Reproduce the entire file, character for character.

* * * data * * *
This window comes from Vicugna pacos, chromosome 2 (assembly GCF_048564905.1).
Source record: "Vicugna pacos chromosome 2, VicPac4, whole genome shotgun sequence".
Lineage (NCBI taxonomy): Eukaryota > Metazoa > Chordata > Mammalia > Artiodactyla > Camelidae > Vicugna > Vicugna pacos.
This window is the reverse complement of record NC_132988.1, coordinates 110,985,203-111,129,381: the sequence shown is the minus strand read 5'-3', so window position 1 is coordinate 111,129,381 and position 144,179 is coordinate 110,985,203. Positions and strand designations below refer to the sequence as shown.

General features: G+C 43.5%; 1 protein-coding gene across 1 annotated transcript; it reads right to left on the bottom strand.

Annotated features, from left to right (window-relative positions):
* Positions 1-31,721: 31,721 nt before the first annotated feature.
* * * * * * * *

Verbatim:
This window comes from Vicugna pacos, chromosome 2 (assembly GCF_048564905.1).
Source record: "Vicugna pacos chromosome 2, VicPac4, whole genome shotgun sequence".
Lineage (NCBI taxonomy): Eukaryota > Metazoa > Chordata > Mammalia > Artiodactyla > Camelidae > Vicugna > Vicugna pacos.
This window is the reverse complement of record NC_132988.1, coordinates 110,985,203-111,129,381: the sequence shown is the minus strand read 5'-3', so window position 1 is coordinate 111,129,381 and position 144,179 is coordinate 110,985,203. Positions and strand designations below refer to the sequence as shown.

General features: G+C 43.5%; 1 protein-coding gene across 1 annotated transcript; it reads right to left on the bottom strand.

Annotated features, from left to right (window-relative positions):
* Positions 1-31,721: 31,721 nt before the first annotated feature.